Charles Scott Sherrington

Photo from the Nobel foundation archive

Date of birth: 27 November, 1857. London, United Kingdom.

Date of death: 4 March, 1952. Eastbourne, United Kingdom.

Nobel Prize awardee in Physiology or Medicine 1932.

Prize motivation: “for their discoveries regarding the functions of neurons.”


Charles S. Sherrington was born in 1857, at Islington, a district in the city of London. In 1876, he began his medical studies at St. Thomas’s Hospital. Later, in 1879 he enrolled in physiology in the University of Cambridge, where he was mentored by Michael Foster. In 1883-84 he became a demonstrator of Anatomy and Histology, at Cambridge and St. Thomas Hospital, respectively.
By 1885, he concluded his studies and received his M.R.C.S, First Class in the Natural Sciences Tripos and his M.B degree at Cambridge. In this same year he travelled to Spain and Venice to study an outbreak of cholera and specialized in bacteriology in Berlin.
In 1887, he was named professor and superintendent of the Brown Institute for Advanced Physiological and Pathological Research in London. By 1895, he became professor of Physiology at the University of Liverpool, where he focused on the connection between the brain and spinal cord.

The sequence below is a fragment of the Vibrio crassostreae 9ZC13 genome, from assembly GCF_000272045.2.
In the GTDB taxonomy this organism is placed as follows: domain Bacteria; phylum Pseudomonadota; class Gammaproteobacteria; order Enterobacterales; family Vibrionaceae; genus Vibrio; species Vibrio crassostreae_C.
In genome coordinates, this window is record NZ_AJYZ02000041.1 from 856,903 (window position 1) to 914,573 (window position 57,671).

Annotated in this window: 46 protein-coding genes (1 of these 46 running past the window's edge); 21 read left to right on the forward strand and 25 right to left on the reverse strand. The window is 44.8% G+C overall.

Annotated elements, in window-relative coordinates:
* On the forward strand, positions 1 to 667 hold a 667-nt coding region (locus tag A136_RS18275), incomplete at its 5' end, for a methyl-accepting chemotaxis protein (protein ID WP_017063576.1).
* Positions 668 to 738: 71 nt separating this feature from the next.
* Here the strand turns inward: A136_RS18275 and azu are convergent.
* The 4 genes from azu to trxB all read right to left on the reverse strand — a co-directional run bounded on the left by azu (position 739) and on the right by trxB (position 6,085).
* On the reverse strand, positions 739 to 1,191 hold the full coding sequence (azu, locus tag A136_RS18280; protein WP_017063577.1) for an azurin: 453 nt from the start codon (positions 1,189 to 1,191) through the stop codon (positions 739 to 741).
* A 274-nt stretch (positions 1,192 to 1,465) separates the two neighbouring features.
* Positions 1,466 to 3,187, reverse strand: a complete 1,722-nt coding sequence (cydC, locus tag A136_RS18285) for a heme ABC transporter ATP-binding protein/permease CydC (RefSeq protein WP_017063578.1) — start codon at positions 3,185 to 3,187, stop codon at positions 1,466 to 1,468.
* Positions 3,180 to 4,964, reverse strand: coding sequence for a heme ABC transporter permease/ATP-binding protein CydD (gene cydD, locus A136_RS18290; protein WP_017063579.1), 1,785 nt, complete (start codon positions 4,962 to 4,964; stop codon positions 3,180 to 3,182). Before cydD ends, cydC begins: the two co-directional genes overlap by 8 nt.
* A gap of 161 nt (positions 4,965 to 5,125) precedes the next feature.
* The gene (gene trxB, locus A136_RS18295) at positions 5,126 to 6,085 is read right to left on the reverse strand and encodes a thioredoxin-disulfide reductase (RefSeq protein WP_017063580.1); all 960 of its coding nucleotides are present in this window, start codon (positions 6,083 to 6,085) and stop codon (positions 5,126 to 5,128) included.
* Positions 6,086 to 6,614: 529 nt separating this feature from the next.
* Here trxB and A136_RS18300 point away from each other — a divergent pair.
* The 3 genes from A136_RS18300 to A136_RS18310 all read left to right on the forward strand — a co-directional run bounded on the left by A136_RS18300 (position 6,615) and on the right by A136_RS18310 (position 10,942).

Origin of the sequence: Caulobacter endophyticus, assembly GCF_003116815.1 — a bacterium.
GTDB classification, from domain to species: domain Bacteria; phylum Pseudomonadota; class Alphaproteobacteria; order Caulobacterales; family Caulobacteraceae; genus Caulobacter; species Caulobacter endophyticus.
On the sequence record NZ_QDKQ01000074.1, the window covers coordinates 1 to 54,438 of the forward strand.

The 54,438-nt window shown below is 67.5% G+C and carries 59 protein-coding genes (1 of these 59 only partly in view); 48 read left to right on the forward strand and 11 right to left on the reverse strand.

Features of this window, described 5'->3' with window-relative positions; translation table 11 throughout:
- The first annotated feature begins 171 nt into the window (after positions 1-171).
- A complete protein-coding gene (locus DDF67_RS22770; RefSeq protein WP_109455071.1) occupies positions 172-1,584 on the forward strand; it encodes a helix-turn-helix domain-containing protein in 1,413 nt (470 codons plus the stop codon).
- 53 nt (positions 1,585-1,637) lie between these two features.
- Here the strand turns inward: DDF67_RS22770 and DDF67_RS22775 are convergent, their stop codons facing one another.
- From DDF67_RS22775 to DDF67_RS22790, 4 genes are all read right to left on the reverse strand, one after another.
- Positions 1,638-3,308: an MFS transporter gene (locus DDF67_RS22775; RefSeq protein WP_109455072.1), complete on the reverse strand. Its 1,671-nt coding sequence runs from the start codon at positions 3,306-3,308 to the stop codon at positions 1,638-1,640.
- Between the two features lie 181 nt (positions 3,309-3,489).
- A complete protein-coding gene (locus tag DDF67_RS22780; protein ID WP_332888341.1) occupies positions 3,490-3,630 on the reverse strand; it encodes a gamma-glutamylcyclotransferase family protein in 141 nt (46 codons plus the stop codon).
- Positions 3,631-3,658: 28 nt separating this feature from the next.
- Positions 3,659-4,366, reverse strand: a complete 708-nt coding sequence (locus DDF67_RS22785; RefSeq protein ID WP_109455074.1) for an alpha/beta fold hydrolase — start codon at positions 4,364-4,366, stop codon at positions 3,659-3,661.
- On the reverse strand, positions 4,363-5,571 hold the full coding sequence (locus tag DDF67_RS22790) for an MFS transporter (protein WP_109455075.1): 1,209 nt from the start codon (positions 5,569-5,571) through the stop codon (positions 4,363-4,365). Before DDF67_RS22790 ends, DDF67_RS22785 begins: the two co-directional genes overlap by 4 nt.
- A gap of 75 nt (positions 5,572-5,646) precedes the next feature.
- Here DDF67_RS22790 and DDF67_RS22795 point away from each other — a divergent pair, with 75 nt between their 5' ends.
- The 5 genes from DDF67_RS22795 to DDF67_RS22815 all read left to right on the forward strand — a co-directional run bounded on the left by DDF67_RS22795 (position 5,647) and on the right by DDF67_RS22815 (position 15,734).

In 1893, he was elected as a fellow of the Royal Society of London, where he would be the president during the period between 1920-1925. He obtained the professorship of physiology at the University of Oxford, in 1913.
He held honorary doctorates in a long list of universities around the world.
Sherrington was married to Ethel Mary, they had no children.


After the conference held in London in 1881, he was introduced to neurological work, the field, that Sherrington would be devoted to for the rest of his career.
In the 1890’s Charles S. Sherrington demonstrated how the muscular contractions are followed by relaxation, and how reflexes are an important and complicated response in the processing of nerve impulses by the brain and spinal cord, that make muscles and other organs work. This would be one of the most important cues to unravel the connection between the brain, the spinal cord and the rest of the body.
He also contributed largely, in the knowledge of the localization of the functions in the cerebral cortex.

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